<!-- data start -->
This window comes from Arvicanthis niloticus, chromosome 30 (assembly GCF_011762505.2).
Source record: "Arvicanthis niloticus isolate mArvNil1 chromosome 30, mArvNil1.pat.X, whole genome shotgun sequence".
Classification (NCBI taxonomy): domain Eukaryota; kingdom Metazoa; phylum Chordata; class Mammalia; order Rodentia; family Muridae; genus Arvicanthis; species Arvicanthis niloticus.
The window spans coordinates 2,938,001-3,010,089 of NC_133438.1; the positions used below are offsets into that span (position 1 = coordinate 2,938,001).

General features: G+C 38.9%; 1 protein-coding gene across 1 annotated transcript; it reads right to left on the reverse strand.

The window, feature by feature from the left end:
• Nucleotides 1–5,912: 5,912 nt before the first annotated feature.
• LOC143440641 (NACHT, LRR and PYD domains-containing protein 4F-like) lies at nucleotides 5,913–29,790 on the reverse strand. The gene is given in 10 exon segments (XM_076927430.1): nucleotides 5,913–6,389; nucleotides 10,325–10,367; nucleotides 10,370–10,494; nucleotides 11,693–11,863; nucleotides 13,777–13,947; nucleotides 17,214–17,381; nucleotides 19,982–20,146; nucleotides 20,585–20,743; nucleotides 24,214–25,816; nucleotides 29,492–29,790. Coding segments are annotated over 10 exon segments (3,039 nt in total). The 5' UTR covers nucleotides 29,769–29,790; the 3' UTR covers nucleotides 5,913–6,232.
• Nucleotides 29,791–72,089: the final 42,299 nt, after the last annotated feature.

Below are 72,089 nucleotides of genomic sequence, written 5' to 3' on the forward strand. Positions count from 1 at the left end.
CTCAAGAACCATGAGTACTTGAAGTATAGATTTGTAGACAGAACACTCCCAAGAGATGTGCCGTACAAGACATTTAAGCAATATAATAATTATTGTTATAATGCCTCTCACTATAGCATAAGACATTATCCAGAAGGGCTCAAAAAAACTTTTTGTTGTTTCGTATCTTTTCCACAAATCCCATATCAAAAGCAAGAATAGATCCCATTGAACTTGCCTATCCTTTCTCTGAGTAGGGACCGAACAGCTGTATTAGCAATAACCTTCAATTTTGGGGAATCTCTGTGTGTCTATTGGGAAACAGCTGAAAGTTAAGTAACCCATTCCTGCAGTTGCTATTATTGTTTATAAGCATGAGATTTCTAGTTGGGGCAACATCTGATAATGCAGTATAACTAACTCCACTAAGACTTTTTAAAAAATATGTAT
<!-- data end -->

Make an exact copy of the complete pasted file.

This window comes from Arvicanthis niloticus, chromosome 30 (assembly GCF_011762505.2).
Source record: "Arvicanthis niloticus isolate mArvNil1 chromosome 30, mArvNil1.pat.X, whole genome shotgun sequence".
Classification (NCBI taxonomy): domain Eukaryota; kingdom Metazoa; phylum Chordata; class Mammalia; order Rodentia; family Muridae; genus Arvicanthis; species Arvicanthis niloticus.
The window spans coordinates 2,938,001-3,010,089 of NC_133438.1; the positions used below are offsets into that span (position 1 = coordinate 2,938,001).

General features: G+C 38.9%; 1 protein-coding gene across 1 annotated transcript; it reads right to left on the reverse strand.

The window, feature by feature from the left end:
• Nucleotides 1–5,912: 5,912 nt before the first annotated feature.
• LOC143440641 (NACHT, LRR and PYD domains-containing protein 4F-like) lies at nucleotides 5,913–29,790 on the reverse strand. The gene is given in 10 exon segments (XM_076927430.1): nucleotides 5,913–6,389; nucleotides 10,325–10,367; nucleotides 10,370–10,494; nucleotides 11,693–11,863; nucleotides 13,777–13,947; nucleotides 17,214–17,381; nucleotides 19,982–20,146; nucleotides 20,585–20,743; nucleotides 24,214–25,816; nucleotides 29,492–29,790. Coding segments are annotated over 10 exon segments (3,039 nt in total). The 5' UTR covers nucleotides 29,769–29,790; the 3' UTR covers nucleotides 5,913–6,232.
• Nucleotides 29,791–72,089: the final 42,299 nt, after the last annotated feature.

Below are 72,089 nucleotides of genomic sequence, written 5' to 3' on the forward strand. Positions count from 1 at the left end.
CTCAAGAACCATGAGTACTTGAAGTATAGATTTGTAGACAGAACACTCCCAAGAGATGTGCCGTACAAGACATTTAAGCAATATAATAATTATTGTTATAATGCCTCTCACTATAGCATAAGACATTATCCAGAAGGGCTCAAAAAAACTTTTTGTTGTTTCGTATCTTTTCCACAAATCCCATATCAAAAGCAAGAATAGATCCCATTGAACTTGCCTATCCTTTCTCTGAGTAGGGACCGAACAGCTGTATTAGCAATAACCTTCAATTTTGGGGAATCTCTGTGTGTCTATTGGGAAACAGCTGAAAGTTAAGTAACCCATTCCTGCAGTTGCTATTATTGTTTATAAGCATGAGATTTCTAGTTGGGGCAACATCTGATAATGCAGTATAACTAACTCCACTAAGACTTTTTAAAAAATATGTAT